Purina Offers Tips for Calves During Temperature Swings

John DavisAgribusiness, Animal Health, calf, Calves, Cattle

calfChilly mornings to hot afternoons can put some real stress on new calves. Purina is offering some advice for producers to lower those stress levels and ensure their calves perform at their maximum potential.

“When weather conditions are rapidly changing it can wreak havoc on young calves that crave consistency,” says Christie Underwood, Ph.D., calf and heifer specialist with Purina Animal Nutrition. “In addition to the temperature adding stress to calves, during volatile weather we often see more mold in feed buckets and bedding that becomes unsanitary. We can also see an increase in respiratory disease.”

To help producers adapt to changing weather patterns the USDA completed a study and detailed report on climate change, noting negative impacts to animal health, growth and reproduction. They encourage producers to proactively manage environmental conditions and reduce risk by being prepared. That includes having a strategic plan to adjust to changing conditions, properly educating and training employees to recognize animal needs and potential stress levels, and having a plan to mitigate the stress impact.

To keep calves healthy and growing consistently Underwood recommends three important management practices:

1) Match feed to seasonal need: Utilizing a high quality calf starter that is nutritionally balanced, proven to meet the animal’s needs and formulated to match the challenges of the season can help ensure calves receive the optimal balance of energy and protein needed to thrive during periods of stressful temperature swings. Research has shown that calves fed seasonal formulations have greater growth and average daily gain.[2]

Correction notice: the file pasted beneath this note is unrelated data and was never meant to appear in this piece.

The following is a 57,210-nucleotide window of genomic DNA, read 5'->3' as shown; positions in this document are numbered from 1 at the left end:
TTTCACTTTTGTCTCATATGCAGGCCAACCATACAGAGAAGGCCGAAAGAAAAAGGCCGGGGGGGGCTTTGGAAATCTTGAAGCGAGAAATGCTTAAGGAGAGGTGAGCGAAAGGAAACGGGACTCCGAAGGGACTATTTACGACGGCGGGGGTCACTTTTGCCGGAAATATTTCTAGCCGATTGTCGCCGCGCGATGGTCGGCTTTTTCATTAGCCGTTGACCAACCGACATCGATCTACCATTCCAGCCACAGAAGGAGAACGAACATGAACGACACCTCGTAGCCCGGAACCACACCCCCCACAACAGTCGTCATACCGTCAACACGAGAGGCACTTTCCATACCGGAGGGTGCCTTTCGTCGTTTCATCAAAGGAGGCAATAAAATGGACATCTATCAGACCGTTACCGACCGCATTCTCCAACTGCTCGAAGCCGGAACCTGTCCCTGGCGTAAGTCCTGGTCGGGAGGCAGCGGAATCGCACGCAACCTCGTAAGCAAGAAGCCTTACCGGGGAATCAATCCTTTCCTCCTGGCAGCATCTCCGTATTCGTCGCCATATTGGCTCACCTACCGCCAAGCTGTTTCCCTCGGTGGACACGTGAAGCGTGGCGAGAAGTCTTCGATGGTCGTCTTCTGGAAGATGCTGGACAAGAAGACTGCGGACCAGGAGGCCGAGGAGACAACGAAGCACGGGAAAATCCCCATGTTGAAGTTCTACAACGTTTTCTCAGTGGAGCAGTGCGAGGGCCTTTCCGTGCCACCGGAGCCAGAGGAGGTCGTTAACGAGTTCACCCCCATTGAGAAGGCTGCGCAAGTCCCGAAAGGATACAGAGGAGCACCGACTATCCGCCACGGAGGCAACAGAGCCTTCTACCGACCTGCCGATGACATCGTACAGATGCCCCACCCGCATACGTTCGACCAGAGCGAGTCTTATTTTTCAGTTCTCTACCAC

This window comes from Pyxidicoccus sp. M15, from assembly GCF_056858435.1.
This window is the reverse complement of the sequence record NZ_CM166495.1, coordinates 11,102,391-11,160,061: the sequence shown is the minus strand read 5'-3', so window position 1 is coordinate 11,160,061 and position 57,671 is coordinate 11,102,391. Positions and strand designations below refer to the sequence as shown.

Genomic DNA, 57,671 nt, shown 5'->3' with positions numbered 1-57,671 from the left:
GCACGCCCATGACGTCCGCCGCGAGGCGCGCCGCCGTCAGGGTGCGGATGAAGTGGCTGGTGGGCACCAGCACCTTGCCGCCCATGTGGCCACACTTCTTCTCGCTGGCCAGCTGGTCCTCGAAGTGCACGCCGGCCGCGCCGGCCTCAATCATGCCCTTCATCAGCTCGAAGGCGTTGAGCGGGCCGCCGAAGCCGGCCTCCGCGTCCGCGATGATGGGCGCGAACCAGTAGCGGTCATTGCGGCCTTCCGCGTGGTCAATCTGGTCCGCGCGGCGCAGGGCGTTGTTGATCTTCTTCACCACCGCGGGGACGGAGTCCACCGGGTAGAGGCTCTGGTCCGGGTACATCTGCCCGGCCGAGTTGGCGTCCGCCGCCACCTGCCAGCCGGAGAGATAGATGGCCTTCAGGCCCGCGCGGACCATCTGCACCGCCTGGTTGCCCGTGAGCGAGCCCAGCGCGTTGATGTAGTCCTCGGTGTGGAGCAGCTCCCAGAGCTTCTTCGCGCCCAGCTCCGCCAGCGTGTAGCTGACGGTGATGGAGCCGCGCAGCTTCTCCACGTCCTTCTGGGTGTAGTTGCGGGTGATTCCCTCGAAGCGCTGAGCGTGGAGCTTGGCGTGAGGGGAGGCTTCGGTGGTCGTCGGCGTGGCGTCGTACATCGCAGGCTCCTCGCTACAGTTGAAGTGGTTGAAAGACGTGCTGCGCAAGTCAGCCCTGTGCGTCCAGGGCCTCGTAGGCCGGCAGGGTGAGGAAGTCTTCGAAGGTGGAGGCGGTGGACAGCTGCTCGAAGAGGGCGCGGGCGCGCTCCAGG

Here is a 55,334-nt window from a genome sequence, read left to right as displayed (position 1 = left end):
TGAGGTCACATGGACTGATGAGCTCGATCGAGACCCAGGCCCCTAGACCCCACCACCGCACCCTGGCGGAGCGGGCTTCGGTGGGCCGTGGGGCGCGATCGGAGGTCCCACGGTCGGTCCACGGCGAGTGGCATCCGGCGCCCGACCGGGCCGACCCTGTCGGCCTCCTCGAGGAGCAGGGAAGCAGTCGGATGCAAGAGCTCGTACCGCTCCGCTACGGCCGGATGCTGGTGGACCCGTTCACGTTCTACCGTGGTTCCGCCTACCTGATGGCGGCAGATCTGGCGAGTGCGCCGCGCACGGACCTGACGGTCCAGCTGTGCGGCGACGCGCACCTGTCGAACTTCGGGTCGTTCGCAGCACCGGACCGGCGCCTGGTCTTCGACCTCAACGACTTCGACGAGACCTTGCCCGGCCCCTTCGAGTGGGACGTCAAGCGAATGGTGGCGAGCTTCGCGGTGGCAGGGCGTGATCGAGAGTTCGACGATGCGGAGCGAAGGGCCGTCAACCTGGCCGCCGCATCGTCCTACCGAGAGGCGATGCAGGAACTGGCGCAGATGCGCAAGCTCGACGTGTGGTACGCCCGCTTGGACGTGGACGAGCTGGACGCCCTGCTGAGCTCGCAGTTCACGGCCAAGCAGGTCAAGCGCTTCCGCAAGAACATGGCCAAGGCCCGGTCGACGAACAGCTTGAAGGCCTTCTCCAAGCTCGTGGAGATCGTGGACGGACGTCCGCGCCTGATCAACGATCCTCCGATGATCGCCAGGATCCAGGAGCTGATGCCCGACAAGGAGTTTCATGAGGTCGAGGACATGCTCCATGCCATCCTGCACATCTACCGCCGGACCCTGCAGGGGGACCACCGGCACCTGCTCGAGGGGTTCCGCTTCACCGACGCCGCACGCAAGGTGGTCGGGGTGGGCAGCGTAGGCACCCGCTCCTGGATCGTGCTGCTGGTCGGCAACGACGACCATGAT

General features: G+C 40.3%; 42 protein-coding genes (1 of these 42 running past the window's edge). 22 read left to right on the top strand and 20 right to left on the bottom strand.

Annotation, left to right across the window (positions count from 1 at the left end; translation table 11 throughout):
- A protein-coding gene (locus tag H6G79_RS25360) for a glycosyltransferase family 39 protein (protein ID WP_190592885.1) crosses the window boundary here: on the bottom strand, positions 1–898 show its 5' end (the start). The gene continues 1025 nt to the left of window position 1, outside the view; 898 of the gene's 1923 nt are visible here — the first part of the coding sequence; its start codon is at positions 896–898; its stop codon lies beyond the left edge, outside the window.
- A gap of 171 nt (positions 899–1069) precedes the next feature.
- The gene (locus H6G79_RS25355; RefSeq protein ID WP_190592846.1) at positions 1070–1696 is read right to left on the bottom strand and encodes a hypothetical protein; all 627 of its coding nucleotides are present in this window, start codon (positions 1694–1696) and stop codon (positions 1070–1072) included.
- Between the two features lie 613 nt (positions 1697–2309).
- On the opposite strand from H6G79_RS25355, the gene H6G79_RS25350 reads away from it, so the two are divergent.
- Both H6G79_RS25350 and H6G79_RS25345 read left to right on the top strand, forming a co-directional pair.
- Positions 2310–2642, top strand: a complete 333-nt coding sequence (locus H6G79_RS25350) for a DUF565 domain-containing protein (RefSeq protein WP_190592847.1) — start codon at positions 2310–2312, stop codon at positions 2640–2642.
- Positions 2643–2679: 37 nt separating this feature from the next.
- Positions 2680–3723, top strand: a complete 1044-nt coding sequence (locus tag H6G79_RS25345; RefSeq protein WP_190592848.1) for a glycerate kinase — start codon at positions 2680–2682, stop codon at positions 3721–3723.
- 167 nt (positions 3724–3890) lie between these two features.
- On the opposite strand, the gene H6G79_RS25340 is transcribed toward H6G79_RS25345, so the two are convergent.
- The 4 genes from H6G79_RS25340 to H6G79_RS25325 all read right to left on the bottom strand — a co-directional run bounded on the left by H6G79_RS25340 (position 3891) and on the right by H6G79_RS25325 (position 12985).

2) Keep water and feed fresh at all times: When weather is volatile and it changes from wet conditions to heat, it can cause feed in buckets to go stale or mold, which can lead to potential digestive upsets and calves going off feed. Keep calves eating and growing by ensuring they always have fresh feed and water, and that employees never top off buckets.

3) Put employees on high alert for illness: Diseases, like pneumonia can negatively impact a calf’s future production potential. Training employees to look for early signs of illness, such as decreased feed intake, droopy eyes and ears, and checking calves more frequently during times of increased risk can help them recognize a calf that’s becoming ill and take corrective action sooner.

Using these management tips will help keep animals healthy and growing during volatile temperature swings, but Underwood stresses feeding calves the volume of nutrition that they need to meet environmental challenges as the most important step.